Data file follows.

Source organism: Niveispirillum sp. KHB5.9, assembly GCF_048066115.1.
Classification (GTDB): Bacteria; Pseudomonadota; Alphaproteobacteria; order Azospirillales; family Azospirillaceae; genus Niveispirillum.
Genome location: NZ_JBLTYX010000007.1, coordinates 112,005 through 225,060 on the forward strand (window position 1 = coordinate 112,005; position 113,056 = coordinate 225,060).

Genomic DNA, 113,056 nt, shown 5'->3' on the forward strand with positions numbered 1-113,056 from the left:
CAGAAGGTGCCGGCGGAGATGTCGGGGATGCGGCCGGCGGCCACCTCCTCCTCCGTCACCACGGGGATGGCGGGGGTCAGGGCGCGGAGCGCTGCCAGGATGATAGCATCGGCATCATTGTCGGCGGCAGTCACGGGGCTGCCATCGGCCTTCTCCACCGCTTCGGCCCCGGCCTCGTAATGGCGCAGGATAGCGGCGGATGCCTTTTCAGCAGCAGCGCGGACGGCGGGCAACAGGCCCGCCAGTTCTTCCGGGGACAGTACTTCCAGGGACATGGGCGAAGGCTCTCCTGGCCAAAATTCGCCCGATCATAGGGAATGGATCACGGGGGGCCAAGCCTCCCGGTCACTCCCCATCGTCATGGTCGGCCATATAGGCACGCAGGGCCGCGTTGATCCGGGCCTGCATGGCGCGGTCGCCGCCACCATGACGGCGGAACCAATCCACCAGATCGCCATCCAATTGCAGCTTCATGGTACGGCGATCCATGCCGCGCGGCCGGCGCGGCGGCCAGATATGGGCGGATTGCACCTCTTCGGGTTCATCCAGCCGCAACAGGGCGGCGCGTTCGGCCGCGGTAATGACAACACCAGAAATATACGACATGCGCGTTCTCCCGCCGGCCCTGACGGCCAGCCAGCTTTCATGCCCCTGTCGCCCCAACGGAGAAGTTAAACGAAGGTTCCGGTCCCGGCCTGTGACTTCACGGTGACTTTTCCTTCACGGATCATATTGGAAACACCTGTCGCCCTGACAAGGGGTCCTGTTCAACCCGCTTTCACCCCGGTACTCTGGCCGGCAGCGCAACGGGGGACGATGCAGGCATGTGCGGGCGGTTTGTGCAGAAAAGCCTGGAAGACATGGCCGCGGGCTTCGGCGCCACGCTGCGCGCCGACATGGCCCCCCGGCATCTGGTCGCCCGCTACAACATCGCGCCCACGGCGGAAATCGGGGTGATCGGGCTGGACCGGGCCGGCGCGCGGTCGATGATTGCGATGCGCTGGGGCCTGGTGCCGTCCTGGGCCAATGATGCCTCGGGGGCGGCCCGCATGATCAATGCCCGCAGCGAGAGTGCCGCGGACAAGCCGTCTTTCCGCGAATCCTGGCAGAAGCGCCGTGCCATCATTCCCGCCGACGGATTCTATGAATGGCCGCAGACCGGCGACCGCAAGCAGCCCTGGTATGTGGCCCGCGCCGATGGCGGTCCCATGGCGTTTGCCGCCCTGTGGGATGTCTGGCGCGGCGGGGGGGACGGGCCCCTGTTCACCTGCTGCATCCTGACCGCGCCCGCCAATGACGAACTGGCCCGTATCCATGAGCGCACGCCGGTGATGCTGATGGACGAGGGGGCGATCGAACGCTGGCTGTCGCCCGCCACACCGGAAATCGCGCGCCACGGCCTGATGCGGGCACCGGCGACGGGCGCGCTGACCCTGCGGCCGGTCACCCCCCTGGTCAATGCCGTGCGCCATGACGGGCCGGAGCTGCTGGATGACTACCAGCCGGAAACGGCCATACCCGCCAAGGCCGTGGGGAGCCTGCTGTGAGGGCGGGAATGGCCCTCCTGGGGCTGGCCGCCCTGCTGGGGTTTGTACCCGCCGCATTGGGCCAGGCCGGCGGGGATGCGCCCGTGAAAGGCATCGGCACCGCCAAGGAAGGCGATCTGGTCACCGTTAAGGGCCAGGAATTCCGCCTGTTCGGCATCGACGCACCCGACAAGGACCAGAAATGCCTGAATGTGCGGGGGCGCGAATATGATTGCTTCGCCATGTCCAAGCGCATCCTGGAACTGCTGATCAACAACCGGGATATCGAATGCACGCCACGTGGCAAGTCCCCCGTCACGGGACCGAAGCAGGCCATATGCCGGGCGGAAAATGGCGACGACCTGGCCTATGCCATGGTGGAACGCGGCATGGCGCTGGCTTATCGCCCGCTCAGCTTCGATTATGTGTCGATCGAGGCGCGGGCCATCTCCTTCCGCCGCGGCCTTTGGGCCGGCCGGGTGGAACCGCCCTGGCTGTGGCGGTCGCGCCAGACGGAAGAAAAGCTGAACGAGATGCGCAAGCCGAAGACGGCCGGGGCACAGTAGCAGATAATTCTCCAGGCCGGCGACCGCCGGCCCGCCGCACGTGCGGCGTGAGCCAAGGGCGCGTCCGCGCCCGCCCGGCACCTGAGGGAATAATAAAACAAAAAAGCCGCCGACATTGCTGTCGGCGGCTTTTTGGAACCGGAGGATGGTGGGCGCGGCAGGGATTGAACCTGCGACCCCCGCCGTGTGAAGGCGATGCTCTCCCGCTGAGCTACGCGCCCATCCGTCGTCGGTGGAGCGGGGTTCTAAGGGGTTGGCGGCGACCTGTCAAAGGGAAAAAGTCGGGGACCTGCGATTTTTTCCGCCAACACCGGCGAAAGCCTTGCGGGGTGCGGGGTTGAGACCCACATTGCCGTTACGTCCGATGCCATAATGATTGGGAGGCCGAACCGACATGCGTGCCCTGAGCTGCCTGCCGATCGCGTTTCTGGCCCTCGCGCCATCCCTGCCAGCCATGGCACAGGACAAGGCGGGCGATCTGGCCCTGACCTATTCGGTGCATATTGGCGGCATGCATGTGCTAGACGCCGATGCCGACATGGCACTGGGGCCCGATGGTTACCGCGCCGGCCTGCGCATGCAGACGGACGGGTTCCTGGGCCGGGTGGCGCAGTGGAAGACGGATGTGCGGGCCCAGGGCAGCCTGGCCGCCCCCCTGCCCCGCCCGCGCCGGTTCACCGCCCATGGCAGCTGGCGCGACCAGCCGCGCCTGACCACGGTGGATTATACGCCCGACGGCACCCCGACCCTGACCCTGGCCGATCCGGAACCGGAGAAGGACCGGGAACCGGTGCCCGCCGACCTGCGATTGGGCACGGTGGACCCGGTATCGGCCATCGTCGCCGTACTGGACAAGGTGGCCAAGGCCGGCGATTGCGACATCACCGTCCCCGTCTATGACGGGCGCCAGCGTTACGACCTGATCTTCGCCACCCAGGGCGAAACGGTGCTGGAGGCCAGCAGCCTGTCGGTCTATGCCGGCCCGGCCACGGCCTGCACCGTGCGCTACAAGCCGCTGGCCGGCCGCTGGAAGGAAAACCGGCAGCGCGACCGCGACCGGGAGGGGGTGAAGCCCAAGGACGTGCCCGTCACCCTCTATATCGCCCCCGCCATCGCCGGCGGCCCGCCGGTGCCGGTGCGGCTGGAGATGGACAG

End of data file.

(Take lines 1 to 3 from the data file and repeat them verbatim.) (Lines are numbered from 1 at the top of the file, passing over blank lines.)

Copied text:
Source organism: Niveispirillum sp. KHB5.9, assembly GCF_048066115.1.
Classification (GTDB): Bacteria; Pseudomonadota; Alphaproteobacteria; order Azospirillales; family Azospirillaceae; genus Niveispirillum.
Genome location: NZ_JBLTYX010000007.1, coordinates 112,005 through 225,060 on the forward strand (window position 1 = coordinate 112,005; position 113,056 = coordinate 225,060).